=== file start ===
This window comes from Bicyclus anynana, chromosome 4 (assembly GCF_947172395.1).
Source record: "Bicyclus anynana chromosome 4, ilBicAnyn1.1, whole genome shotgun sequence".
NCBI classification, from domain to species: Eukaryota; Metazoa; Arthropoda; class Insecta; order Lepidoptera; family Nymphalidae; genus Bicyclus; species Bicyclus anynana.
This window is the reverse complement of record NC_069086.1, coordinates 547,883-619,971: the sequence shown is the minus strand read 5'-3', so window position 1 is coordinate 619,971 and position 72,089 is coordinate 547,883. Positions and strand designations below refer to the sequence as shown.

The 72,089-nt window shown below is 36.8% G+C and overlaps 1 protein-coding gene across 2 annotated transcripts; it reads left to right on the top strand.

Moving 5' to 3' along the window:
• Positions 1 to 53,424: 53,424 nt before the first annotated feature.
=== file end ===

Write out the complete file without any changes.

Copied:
This window comes from Bicyclus anynana, chromosome 4 (assembly GCF_947172395.1).
Source record: "Bicyclus anynana chromosome 4, ilBicAnyn1.1, whole genome shotgun sequence".
NCBI classification, from domain to species: Eukaryota; Metazoa; Arthropoda; class Insecta; order Lepidoptera; family Nymphalidae; genus Bicyclus; species Bicyclus anynana.
This window is the reverse complement of record NC_069086.1, coordinates 547,883-619,971: the sequence shown is the minus strand read 5'-3', so window position 1 is coordinate 619,971 and position 72,089 is coordinate 547,883. Positions and strand designations below refer to the sequence as shown.

The 72,089-nt window shown below is 36.8% G+C and overlaps 1 protein-coding gene across 2 annotated transcripts; it reads left to right on the top strand.

Moving 5' to 3' along the window:
• Positions 1 to 53,424: 53,424 nt before the first annotated feature.